Tuesday, August 26, 2008

Final Thoughts from Isle Formosa.


This is it, my final blog from Taiwan. First of all, I would just like to take the time to thank everyone who has been reading, and posting, and sharing this once in a lifetime opportunity with me. It has kept me going, and kept me writing. Just looking back on my previous blog posts, and my over 1000 pictures that I have taken while in Taiwan has made me realize just how much I have experienced. I was hoping to actually write my final Taiwan blog in Chinese and then translate into English, but after writing for 6 hours with still no end in sight I told myself 慢慢來 man4man4lai2 (don’t rush this, just take your time) and decided to just wrap things up in my mother tongue. I hope to take advantage of my six-hour layover in San Francisco and finish up the Chinese version there.

This chapter of my life has changed who I am in a huge way. Apart from learning, thinking, and dreaming in a different language, I have grown the most as a human being. I have altered my views, and expanded my opinions on the world. I have met travelers and friends from all parts of the globe and not only listened to the stories they have shared, but shared a few tales of my own. I have finally experienced living independently for the first time in my 23 years on this third rock from the sun, and think I have done all right. Sure, I didn’t ever actually cook a meal, and I may be a thinner than when I came to Taiwan, but I kept my clothes clean, my house in order, and got my self up and off to school everyday without a hitch. I learned how to manage a relatively small monthly budget, and make it last. All in all, I am claming success.

I have enjoyed everyday that I have spent here, and the past 10 months have been like a dream. I have learned so much, and I know that I won’t possible remember it all. But, I am sure that I will carry this momentum home with me and just keep trudging on; learning new knowledge, and reinforcing the old. Counting down my final hours here seems surreal. I know that tomorrow night I will be back in Milwaukee, but I couldn’t think of anything that was a “must do” during my last afternoon. I am, however, saying to hell with the summer heat and going out for a hot pot dinner tonight, one of my favorite meals here in Taiwan, but other than that my day has been spent just relaxing and taking in the rolling tides of noise generated by scooters, buses, and cars that fill the streets.

Although today has been rather uneventful, I cannot say the same about the past week here in Taiwan. It has been jam packed with new adventures. Monday wrapped up my final test of the quarter, and after that it was smooth sailing. I spent the rest of the week working on things that really interested me about Chinese, mainly poetry, idioms, and traditional stories. I really learned a ton in the past week about the history and culture of the Chinese language, something that really made my one on one class worth every cent. Wednesday night it was out for my final night at Roxy 99 with my fellow classmates and friends from Taiwan. We had a blast and I ended up getting home very late. Thursday was the big day, our GuZheng class had our end of the quarter performance, and my classmate Rou Wen and I performed a section of 梁祝 Liang2 Zhu4 a song based on the Classical tragic romance between two lovers Liang Shanbo and Zhu Yingtai. This story is often known as the Chinese equivalent of Romeo and Juliet. The performance was a lot of fun, but I was incredibly nervous. Everyone did a great job and our teacher took some awesome video of the whole thing, but I haven’t had a chance to upload it to Youtube yet so guess you all with have to wait till I get home to check it out.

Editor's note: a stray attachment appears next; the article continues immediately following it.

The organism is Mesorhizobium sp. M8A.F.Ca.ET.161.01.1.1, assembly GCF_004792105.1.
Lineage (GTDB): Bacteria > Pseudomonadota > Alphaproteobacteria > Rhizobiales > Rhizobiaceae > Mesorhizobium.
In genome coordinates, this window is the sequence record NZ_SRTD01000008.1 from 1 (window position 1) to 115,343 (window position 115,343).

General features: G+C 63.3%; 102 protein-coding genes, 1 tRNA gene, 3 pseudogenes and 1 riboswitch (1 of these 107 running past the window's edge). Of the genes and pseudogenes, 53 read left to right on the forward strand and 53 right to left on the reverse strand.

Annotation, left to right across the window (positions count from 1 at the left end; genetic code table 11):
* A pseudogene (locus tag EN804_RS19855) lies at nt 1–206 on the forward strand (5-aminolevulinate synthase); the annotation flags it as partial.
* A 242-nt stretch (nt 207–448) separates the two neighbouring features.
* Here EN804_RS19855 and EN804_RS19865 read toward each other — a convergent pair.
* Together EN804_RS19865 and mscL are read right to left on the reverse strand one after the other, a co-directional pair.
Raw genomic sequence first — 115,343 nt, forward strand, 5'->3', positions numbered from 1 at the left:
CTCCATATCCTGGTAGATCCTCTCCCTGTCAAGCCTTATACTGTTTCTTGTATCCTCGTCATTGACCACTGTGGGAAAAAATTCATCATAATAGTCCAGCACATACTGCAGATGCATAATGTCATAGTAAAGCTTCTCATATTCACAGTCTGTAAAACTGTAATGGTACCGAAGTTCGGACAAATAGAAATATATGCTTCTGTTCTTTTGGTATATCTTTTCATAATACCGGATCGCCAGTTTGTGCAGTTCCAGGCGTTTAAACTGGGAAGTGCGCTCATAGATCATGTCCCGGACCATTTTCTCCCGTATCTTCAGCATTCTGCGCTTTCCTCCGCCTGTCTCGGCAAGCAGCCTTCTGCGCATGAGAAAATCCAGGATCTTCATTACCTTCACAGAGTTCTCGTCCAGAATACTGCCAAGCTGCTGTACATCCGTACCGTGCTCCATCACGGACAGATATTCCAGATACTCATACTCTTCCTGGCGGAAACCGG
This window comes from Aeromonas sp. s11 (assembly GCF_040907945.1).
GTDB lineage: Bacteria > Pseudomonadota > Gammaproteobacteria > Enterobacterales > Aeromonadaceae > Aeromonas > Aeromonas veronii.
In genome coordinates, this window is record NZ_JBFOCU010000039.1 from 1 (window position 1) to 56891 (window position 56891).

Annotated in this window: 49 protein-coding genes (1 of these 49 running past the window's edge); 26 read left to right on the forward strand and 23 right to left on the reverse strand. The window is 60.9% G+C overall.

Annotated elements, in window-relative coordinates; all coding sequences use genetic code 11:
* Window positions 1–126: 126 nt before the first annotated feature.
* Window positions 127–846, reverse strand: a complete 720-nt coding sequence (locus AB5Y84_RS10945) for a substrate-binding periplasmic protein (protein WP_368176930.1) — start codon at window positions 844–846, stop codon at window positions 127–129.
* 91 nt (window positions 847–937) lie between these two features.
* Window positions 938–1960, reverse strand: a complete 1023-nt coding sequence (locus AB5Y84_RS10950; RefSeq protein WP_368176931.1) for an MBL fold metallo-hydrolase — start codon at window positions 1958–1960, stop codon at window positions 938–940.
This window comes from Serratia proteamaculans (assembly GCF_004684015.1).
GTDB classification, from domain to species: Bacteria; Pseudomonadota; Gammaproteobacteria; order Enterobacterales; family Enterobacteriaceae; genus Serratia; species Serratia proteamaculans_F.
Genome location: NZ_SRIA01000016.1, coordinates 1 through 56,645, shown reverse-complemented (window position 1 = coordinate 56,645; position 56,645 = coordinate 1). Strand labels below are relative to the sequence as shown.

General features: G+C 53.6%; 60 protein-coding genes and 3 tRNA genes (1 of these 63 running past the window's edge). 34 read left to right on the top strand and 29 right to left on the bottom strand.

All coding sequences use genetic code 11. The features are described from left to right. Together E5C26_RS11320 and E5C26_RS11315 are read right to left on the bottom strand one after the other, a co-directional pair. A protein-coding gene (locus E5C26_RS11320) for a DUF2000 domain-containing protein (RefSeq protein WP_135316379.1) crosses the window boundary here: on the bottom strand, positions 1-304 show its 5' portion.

Friday was my final day of class but I wouldn’t call it a class at all, my teacher and me spent our two hours looking over a bit of my writing and then just having a chat about anything that came to mind, politics, travel, my future studies in Chinese so on and so fourth. It was a wonderful end to my three quarters here, there was no test, no TingXie, no nothing, just pure conversation, it was grand. On Saturday a very special friend of mine Vivi, a wonderful Taiwanese girl that I have been spending time with, decided to spend the day in Wulai, a small town about an hour south of Taipei. Wulai is known for Natural River hot springs and it’s over abundance of aboriginal Taiwanese culture. While we were there took a mini train to the waterfall in the area and avoid the rain by eating a wonderful aboriginal lunch, the highlight being rice wrapped with taro and cook in a bamboo stalk, it was mouth watering. Sunday we took a walk from my place over to the Jade/ Flower market near Daan Forest Park. It was nice to see, but nothing spectacular, but the hour walk to the market was certainly very enjoyable. That night it was off to Little Indonesia with the hostel gang for some wonderfully spicy Indonesia food, that place has become our recent Sunday tradition.